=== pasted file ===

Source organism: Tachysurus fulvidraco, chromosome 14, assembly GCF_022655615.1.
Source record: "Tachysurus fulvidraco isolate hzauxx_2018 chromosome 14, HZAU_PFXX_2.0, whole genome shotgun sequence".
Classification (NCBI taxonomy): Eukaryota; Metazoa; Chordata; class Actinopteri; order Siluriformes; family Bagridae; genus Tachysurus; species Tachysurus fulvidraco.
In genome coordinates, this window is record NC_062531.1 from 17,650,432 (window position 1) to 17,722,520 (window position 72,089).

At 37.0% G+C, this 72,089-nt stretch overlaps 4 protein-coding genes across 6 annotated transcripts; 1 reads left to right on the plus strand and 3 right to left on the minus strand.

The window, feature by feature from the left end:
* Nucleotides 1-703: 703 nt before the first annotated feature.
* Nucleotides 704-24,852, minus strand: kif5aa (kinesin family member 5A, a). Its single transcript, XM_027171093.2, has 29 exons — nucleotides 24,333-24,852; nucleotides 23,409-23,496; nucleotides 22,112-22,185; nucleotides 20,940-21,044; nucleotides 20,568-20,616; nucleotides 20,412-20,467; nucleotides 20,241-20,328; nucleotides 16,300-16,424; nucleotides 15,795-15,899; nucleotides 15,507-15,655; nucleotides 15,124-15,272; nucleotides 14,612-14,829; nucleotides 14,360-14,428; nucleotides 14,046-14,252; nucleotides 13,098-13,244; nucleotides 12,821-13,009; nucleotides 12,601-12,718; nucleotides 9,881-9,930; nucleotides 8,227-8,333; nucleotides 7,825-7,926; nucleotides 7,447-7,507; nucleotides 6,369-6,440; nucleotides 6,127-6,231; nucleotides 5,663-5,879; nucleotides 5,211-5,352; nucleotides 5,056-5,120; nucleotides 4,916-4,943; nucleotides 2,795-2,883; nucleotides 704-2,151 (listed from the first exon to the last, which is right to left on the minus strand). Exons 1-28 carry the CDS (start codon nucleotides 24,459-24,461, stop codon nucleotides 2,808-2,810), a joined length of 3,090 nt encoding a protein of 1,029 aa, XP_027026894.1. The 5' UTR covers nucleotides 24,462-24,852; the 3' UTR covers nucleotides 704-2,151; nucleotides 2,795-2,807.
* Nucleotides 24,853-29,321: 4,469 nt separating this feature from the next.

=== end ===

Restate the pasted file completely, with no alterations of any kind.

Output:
Source organism: Tachysurus fulvidraco, chromosome 14, assembly GCF_022655615.1.
Source record: "Tachysurus fulvidraco isolate hzauxx_2018 chromosome 14, HZAU_PFXX_2.0, whole genome shotgun sequence".
Classification (NCBI taxonomy): Eukaryota; Metazoa; Chordata; class Actinopteri; order Siluriformes; family Bagridae; genus Tachysurus; species Tachysurus fulvidraco.
In genome coordinates, this window is record NC_062531.1 from 17,650,432 (window position 1) to 17,722,520 (window position 72,089).

At 37.0% G+C, this 72,089-nt stretch overlaps 4 protein-coding genes across 6 annotated transcripts; 1 reads left to right on the plus strand and 3 right to left on the minus strand.

The window, feature by feature from the left end:
* Nucleotides 1-703: 703 nt before the first annotated feature.
* Nucleotides 704-24,852, minus strand: kif5aa (kinesin family member 5A, a). Its single transcript, XM_027171093.2, has 29 exons — nucleotides 24,333-24,852; nucleotides 23,409-23,496; nucleotides 22,112-22,185; nucleotides 20,940-21,044; nucleotides 20,568-20,616; nucleotides 20,412-20,467; nucleotides 20,241-20,328; nucleotides 16,300-16,424; nucleotides 15,795-15,899; nucleotides 15,507-15,655; nucleotides 15,124-15,272; nucleotides 14,612-14,829; nucleotides 14,360-14,428; nucleotides 14,046-14,252; nucleotides 13,098-13,244; nucleotides 12,821-13,009; nucleotides 12,601-12,718; nucleotides 9,881-9,930; nucleotides 8,227-8,333; nucleotides 7,825-7,926; nucleotides 7,447-7,507; nucleotides 6,369-6,440; nucleotides 6,127-6,231; nucleotides 5,663-5,879; nucleotides 5,211-5,352; nucleotides 5,056-5,120; nucleotides 4,916-4,943; nucleotides 2,795-2,883; nucleotides 704-2,151 (listed from the first exon to the last, which is right to left on the minus strand). Exons 1-28 carry the CDS (start codon nucleotides 24,459-24,461, stop codon nucleotides 2,808-2,810), a joined length of 3,090 nt encoding a protein of 1,029 aa, XP_027026894.1. The 5' UTR covers nucleotides 24,462-24,852; the 3' UTR covers nucleotides 704-2,151; nucleotides 2,795-2,807.
* Nucleotides 24,853-29,321: 4,469 nt separating this feature from the next.